At most, you have 32 permanent teeth, but you start with 20 baby teeth, including incisors, canines and molars, per the American Dental Association (ADA). Getting a little brush up—pun intended—on all the human teeth names, each type’s location and their function can help you better understand why your oral care is so important.
Your smile begins with your incisors. These eight teeth are at the front of your mouth, with four on top and four on bottom, as Ireland’s Dental Health Foundation explains. Your incisors mainly work to slice and dice food into more easily chewable pieces. There are two types of incisors:
Your four cuspids are the fang-like teeth that sit next to your lateral incisors. They’re also often known as eye teeth (in the case of the upper two) or canines. As the Dental Health Foundation notes, these teeth have a sharp, biting surface and help you clamp down on food and tear it. Their position in your mouth also helps to guide your teeth and food into an optimal chewing position, according to the Advantage Career Institute Medical & Dental School (ACI) in the United States.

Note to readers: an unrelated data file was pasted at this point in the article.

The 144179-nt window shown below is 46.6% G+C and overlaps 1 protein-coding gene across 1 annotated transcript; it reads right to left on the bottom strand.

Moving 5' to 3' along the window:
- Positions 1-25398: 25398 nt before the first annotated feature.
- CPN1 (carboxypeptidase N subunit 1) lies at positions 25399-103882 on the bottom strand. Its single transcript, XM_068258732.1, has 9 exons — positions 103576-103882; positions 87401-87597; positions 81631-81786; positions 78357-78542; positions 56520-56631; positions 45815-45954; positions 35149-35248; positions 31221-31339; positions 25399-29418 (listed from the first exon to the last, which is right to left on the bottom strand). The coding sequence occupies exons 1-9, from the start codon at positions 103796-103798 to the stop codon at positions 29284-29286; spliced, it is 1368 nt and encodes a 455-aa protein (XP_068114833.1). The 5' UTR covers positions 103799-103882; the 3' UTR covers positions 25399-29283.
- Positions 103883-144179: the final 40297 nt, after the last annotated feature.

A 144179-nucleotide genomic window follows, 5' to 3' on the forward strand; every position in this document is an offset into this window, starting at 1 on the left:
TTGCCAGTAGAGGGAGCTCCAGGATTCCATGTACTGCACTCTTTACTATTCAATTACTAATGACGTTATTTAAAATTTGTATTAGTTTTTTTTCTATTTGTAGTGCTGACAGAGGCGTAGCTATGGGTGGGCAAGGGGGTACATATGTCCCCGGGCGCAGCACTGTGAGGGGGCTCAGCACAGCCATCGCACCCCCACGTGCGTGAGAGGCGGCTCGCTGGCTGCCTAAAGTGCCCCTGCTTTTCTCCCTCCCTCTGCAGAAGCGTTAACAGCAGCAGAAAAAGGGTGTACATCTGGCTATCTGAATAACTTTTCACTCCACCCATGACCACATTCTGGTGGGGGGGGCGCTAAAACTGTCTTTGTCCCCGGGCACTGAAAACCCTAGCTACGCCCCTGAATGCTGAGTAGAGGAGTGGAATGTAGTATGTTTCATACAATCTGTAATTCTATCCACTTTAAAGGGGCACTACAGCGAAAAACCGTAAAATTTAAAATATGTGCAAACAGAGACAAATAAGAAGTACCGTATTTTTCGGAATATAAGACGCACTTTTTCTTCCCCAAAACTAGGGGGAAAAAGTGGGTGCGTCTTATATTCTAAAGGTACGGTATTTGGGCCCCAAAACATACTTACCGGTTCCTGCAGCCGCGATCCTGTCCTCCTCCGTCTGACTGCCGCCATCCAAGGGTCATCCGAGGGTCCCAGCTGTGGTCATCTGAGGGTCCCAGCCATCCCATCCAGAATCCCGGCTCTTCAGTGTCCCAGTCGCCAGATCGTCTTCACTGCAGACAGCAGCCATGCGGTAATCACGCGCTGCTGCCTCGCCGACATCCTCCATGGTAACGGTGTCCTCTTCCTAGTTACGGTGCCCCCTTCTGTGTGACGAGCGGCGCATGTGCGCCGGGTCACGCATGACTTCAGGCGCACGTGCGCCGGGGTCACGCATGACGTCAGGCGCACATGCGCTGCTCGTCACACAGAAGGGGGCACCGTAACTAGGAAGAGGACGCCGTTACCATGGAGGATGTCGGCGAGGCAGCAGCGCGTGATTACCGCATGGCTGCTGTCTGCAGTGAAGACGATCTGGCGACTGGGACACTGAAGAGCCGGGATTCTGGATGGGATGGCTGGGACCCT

Your premolars are the next teeth adjacent to your canines, and they’re found only in your permanent set of teeth. These eight teeth help you crush food, as the Dental Health Foundation explains. In terms of human teeth names, they are also referred to as bicuspids — a term which indicates that they have two points, according to the Dictionary of Medicine.
Your molars are located in the back of your mouth and are the main teeth you use for chewing, as the Advantage Career Institute Medical & Dental School (ACI) notes. In a full set of permanent teeth, there will be six molars in total, with three on the top and three on the bottom: